Commentary: Notes, memoranda, memoirs, annotations, derivations, slips (of paper, of tongue), and, in the etymological sense of commenta, interpretation of scripture. Michael Heller’s work is replete with commentary, an ongoing lateral additive to the world around him, lyric in intensity, vibrant with life, literary and religious in its concerns.
Antique light shines simultaneously its primodiality and eschaton. The cosmos isn’t so much created as it is revealed. Which is to say, hidden in the prospects of historical time, unspooling and magnifying toward its expanded telos: a horizon, swallowing the great arc of the visible into a dark light, mirror of its apparent twin. What is it we see in this time, in this place, on this lucid earth?
Susan Howe’s recuperation of Emily Dickinson’s visual prosody marks a pivot point in American poetics, insofar as it calls attention to the long effaced but paradigmatically American enterprise of self-invention that Dickinson’s practice depicts. And in depicting her work, the picture is the work, hence the holograph images that for the most part replace block quotes in texts like Howe’s My Emily Dickinson and the essay from which I’ll cull this epigraph, “These Flames and Generosities of the Heart.”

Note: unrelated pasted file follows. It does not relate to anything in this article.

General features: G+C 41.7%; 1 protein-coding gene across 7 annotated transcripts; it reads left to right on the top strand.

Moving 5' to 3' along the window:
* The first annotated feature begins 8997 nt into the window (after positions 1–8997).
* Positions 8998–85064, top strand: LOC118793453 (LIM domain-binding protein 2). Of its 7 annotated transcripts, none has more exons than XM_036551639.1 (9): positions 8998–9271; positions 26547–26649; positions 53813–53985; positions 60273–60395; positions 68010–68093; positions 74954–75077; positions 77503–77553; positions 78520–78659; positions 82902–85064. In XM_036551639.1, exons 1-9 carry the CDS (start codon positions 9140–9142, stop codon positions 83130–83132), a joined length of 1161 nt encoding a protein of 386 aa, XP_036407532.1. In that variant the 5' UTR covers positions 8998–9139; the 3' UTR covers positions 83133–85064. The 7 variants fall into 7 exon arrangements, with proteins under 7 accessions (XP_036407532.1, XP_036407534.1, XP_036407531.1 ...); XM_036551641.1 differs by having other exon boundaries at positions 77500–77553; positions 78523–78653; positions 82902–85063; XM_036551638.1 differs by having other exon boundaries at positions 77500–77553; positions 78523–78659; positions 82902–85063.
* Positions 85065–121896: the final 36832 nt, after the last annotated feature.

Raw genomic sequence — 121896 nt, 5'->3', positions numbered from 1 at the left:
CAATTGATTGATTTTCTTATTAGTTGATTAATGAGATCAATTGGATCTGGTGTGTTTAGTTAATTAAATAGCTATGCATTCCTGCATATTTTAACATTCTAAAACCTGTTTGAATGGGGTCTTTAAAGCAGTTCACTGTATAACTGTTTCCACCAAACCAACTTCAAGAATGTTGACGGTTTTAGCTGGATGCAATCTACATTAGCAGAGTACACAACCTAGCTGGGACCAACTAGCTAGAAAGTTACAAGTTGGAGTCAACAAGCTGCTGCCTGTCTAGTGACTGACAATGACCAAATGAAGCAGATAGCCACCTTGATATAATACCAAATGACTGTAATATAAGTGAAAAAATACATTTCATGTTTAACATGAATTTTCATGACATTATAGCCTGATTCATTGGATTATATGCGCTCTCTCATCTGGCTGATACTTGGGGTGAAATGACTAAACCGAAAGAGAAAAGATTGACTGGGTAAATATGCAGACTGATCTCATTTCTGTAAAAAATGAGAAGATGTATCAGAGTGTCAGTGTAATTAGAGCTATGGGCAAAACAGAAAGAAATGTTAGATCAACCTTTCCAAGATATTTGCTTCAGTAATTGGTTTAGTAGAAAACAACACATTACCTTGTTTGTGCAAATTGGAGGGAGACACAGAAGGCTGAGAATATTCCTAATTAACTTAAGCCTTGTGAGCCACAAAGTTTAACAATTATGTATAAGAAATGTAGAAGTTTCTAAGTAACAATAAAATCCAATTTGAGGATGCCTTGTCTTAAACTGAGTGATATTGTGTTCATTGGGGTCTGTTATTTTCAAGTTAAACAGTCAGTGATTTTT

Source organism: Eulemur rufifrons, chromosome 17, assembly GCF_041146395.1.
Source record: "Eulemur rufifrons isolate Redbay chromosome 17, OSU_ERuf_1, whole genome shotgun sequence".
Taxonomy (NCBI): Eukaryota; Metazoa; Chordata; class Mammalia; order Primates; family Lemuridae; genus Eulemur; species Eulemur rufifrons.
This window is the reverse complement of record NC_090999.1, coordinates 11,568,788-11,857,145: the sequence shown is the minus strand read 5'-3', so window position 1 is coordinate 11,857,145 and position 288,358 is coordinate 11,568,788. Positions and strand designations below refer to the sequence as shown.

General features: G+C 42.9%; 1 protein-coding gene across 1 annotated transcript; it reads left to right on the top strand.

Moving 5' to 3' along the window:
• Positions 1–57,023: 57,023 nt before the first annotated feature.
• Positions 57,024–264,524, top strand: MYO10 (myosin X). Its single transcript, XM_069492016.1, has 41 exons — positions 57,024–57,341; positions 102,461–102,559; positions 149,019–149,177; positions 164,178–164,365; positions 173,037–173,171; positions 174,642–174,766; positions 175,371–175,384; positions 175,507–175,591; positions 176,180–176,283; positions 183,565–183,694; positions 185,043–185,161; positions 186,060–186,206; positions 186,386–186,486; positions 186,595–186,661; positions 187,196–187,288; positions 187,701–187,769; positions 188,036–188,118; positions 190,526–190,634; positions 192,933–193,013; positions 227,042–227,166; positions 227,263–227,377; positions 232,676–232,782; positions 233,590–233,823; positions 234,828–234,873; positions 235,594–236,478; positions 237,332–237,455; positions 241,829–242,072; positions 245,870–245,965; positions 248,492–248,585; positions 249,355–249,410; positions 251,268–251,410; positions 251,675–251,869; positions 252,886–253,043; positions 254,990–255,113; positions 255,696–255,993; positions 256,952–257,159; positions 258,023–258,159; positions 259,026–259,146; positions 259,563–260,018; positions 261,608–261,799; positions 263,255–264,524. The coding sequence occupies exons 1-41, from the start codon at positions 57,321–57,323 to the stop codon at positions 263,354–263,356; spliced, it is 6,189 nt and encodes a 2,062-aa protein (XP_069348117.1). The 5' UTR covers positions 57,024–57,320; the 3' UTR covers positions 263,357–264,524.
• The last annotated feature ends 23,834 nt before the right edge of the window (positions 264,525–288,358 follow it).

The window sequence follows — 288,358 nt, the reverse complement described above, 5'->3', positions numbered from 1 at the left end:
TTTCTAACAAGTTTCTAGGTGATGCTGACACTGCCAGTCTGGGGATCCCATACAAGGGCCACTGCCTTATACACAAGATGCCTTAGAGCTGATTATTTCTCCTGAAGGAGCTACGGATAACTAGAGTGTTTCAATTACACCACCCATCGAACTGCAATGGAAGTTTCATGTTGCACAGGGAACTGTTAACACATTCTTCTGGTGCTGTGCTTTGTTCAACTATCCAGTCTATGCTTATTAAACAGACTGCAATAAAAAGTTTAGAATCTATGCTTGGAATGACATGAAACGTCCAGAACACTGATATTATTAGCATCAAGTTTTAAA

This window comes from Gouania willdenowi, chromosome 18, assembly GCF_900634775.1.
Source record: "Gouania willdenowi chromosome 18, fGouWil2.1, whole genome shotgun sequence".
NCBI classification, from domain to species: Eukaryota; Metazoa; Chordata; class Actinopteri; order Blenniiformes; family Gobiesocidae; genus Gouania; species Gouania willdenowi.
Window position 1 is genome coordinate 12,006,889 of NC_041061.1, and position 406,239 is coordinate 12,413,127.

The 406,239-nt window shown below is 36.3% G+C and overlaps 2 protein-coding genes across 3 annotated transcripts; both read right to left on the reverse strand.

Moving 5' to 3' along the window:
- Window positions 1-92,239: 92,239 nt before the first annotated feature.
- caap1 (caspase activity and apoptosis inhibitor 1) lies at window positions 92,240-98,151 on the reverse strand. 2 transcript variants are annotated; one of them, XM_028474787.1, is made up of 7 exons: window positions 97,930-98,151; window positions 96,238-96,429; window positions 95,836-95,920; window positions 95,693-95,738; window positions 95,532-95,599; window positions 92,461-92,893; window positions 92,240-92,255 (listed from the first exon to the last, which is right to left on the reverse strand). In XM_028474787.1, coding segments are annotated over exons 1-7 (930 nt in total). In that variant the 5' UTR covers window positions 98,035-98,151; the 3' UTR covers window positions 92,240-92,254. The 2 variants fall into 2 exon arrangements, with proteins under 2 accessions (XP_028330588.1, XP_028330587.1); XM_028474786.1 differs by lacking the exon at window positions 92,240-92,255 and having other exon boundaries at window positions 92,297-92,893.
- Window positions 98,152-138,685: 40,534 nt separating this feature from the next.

This space is the poem’s space. Letters are sounds we see. Sounds leap to the eye. Word lists, crosses, blanks, and ruptured stanzas are points of contact and displacement. Line breaks and visual contrapuntal stresses represent an athematic compositional intention.
Howe, and by extension Dickinson, are reference points for discussing the work of Mark Booth, printmaker by training, a painter, who also works in sound and performance, but whose practice is in some sense reducible to writing.